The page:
It then adds the symbolic link to the watcher using the watcher.Add("/tmp/file") function, and it starts the goroutine to wait for events.

We have created a symbolic link for the sake of this code:

# ln -s /root/goexamples/file.txt /tmp/file

# ls -l /tmp/file
lrwxrwxrwx 1 root root 25 Jan 15 18:34 /tmp/file -> /root/goexamples/file.txt

Let's start our monitor script:

# go run main.go 
Modified symlink: /tmp/file
Modified symlink: /tmp/file

On a different terminal I did below changes to both original file and the symbolic link

# echo hello >> /tmp/file
# echo hello >> /root/goexamples/file.txt

as we can see in the go run main.go output above, both the events have been captured.

 

Example-5: Monitor FIFO (named pipe) using fsnotify()

We can use same code as we used for regular file and symbolic link to also monitor a FIFO (named PIPE) file. Here is a sample code to monitor WRITE events into the FIFO file:

package main

import (
	"fmt"
	"log"

	"github.com/fsnotify/fsnotify"
)

func main() {
	// create a new watcher
	watcher, err := fsnotify.NewWatcher()
	if err != nil {
		log.Fatal(err)
	}
	// close the watcher when the function exits
	defer watcher.Close()

	done := make(chan bool)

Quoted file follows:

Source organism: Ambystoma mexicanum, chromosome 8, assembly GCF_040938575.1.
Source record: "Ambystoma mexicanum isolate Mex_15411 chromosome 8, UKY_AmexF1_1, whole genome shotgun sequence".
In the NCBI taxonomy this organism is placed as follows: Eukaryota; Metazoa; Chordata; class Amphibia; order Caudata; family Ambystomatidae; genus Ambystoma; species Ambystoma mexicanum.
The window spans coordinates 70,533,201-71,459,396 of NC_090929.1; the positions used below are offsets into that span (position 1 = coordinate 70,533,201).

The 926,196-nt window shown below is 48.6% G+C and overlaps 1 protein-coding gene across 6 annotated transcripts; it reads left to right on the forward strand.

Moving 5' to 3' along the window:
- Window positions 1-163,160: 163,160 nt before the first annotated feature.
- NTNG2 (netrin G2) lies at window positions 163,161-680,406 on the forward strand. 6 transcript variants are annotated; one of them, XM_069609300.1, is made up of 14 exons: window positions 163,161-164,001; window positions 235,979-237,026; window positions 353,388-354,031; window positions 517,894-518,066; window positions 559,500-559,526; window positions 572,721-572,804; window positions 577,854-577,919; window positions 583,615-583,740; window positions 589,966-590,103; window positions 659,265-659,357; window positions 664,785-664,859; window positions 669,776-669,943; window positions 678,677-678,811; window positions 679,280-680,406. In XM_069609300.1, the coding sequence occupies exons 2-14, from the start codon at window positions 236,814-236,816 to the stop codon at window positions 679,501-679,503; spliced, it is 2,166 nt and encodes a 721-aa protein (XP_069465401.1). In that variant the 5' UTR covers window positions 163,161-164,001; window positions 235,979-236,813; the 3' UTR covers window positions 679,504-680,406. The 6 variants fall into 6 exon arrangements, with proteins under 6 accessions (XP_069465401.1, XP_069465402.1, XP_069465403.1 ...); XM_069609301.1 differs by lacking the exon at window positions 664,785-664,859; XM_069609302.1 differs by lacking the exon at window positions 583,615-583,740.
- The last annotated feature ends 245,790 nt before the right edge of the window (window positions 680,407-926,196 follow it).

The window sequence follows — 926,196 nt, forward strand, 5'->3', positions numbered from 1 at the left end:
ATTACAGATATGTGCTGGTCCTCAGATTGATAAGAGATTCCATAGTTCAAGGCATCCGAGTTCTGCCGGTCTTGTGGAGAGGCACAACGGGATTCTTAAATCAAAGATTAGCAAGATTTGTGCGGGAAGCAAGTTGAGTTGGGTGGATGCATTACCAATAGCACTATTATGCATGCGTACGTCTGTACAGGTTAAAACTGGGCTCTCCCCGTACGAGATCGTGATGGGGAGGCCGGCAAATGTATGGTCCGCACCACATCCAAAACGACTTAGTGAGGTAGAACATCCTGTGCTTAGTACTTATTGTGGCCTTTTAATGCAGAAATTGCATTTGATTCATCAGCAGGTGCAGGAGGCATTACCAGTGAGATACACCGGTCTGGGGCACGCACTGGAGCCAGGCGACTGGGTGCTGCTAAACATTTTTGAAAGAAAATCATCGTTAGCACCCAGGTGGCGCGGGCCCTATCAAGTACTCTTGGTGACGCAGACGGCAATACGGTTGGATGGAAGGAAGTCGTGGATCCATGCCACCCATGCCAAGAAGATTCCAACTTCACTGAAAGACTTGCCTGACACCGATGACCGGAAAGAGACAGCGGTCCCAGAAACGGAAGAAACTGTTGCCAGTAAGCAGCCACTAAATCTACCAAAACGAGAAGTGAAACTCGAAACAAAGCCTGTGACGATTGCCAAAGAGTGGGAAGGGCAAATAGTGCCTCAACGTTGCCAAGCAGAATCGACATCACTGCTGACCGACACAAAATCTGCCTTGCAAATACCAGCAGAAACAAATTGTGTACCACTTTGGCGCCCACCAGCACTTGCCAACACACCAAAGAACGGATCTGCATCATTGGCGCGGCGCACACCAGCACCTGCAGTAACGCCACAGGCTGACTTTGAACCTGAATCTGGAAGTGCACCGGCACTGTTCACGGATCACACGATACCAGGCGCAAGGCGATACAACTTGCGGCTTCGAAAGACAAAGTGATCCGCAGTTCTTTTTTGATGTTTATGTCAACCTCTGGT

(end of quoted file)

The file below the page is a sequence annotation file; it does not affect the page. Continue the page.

go func() {
		for {
			select {
			case event := <-watcher.Events:
				// monitor write event.
				// You can add more events supported by fsnotify
				if event.Op&fsnotify.Write == fsnotify.Write {
					fmt.Println("Modified FIFO file:", event.Name)
				}
			case err := <-watcher.Errors:
				log.Println("Error:", err)
			}
		}
	}()

	// provide the path to your fifo file
	err = watcher.Add("/tmp/fifo")
	if err != nil {
		log.Fatal(err)
	}
	<-done
}

In this example, we first create a new watcher using the fsnotify.NewWatcher() function. Then we start a goroutine that waits for events on the watcher's Events channel, and when an event is received, it checks if the event is a write event using fsnotify.Write constant and if so, it prints the name of the modified FIFO file.

Then we use the watcher.Add("/path/to/fifo") function to add the FIFO file to the watcher and start the goroutine to wait for events.

I hope you are familiar with how FIFO works, as unless there is an active reader for the FIFO, the watcher will not work.

Let's create a temporary FIFO file:

# mkfifo /tmp/fifo

On a different terminal, I will add a reader to this FIFO file using tail command:

# tail -f /tmp/fifo

On a different terminal I will start this watcher program:

# go run main.go 
Modified FIFO file: /tmp/fifo
Modified FIFO file: /tmp/fifo
Modified FIFO file: /tmp/fifo
Modified FIFO file: /tmp/fifo

Now from a different terminal we can add contents to our FIFO file and it should be visible to tail command output and the same event should be captured by our golang code.

 

Summary

We shared multiple examples using fsnotify to create a watcher service which can watch different resources and report the event. We learned how to monitor,

  • single file
  • symbolic link
  • FIFO File
  • single directory
  • directory and files recursively

 

References

Go language how detect file changing? - Stack Overflow
How to listen to fifo wait for a fifo file's output in golang
Watch recursive directories in go-inotify - linux - Stack Overflow